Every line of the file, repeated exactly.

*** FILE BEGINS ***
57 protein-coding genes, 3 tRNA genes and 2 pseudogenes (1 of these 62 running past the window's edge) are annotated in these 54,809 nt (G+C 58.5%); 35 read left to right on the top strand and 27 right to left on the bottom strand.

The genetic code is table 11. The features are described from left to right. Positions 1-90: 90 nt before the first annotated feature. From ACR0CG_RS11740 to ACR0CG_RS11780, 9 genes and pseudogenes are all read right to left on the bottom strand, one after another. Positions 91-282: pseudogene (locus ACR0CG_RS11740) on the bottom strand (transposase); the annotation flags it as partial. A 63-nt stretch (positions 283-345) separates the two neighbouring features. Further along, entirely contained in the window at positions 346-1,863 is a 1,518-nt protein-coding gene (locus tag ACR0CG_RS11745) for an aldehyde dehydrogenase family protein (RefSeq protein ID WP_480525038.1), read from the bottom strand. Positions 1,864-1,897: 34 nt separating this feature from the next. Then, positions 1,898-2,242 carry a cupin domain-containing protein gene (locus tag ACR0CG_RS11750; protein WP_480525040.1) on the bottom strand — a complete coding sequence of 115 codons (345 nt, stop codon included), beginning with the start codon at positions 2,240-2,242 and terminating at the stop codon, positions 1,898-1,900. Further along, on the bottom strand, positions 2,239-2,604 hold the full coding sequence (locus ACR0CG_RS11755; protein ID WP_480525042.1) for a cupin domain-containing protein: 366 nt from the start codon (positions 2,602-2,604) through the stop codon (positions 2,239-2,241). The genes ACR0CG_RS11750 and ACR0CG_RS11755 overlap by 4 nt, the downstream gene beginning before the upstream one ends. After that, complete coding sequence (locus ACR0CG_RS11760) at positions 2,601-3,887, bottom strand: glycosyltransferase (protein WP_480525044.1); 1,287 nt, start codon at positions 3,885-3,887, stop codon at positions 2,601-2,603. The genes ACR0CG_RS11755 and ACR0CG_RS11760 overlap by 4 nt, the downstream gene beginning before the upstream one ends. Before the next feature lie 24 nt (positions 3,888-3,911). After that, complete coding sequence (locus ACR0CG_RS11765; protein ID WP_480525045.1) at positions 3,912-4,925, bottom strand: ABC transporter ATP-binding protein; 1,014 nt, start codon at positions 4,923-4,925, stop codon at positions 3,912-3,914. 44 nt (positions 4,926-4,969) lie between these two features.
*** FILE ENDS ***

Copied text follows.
57 protein-coding genes, 3 tRNA genes and 2 pseudogenes (1 of these 62 running past the window's edge) are annotated in these 54,809 nt (G+C 58.5%); 35 read left to right on the top strand and 27 right to left on the bottom strand.

The genetic code is table 11. The features are described from left to right. Positions 1-90: 90 nt before the first annotated feature. From ACR0CG_RS11740 to ACR0CG_RS11780, 9 genes and pseudogenes are all read right to left on the bottom strand, one after another. Positions 91-282: pseudogene (locus ACR0CG_RS11740) on the bottom strand (transposase); the annotation flags it as partial. A 63-nt stretch (positions 283-345) separates the two neighbouring features. Further along, entirely contained in the window at positions 346-1,863 is a 1,518-nt protein-coding gene (locus tag ACR0CG_RS11745) for an aldehyde dehydrogenase family protein (RefSeq protein ID WP_480525038.1), read from the bottom strand. Positions 1,864-1,897: 34 nt separating this feature from the next. Then, positions 1,898-2,242 carry a cupin domain-containing protein gene (locus tag ACR0CG_RS11750; protein WP_480525040.1) on the bottom strand — a complete coding sequence of 115 codons (345 nt, stop codon included), beginning with the start codon at positions 2,240-2,242 and terminating at the stop codon, positions 1,898-1,900. Further along, on the bottom strand, positions 2,239-2,604 hold the full coding sequence (locus ACR0CG_RS11755; protein ID WP_480525042.1) for a cupin domain-containing protein: 366 nt from the start codon (positions 2,602-2,604) through the stop codon (positions 2,239-2,241). The genes ACR0CG_RS11750 and ACR0CG_RS11755 overlap by 4 nt, the downstream gene beginning before the upstream one ends. After that, complete coding sequence (locus ACR0CG_RS11760) at positions 2,601-3,887, bottom strand: glycosyltransferase (protein WP_480525044.1); 1,287 nt, start codon at positions 3,885-3,887, stop codon at positions 2,601-2,603. The genes ACR0CG_RS11755 and ACR0CG_RS11760 overlap by 4 nt, the downstream gene beginning before the upstream one ends. Before the next feature lie 24 nt (positions 3,888-3,911). After that, complete coding sequence (locus ACR0CG_RS11765; protein ID WP_480525045.1) at positions 3,912-4,925, bottom strand: ABC transporter ATP-binding protein; 1,014 nt, start codon at positions 4,923-4,925, stop codon at positions 3,912-3,914. 44 nt (positions 4,926-4,969) lie between these two features.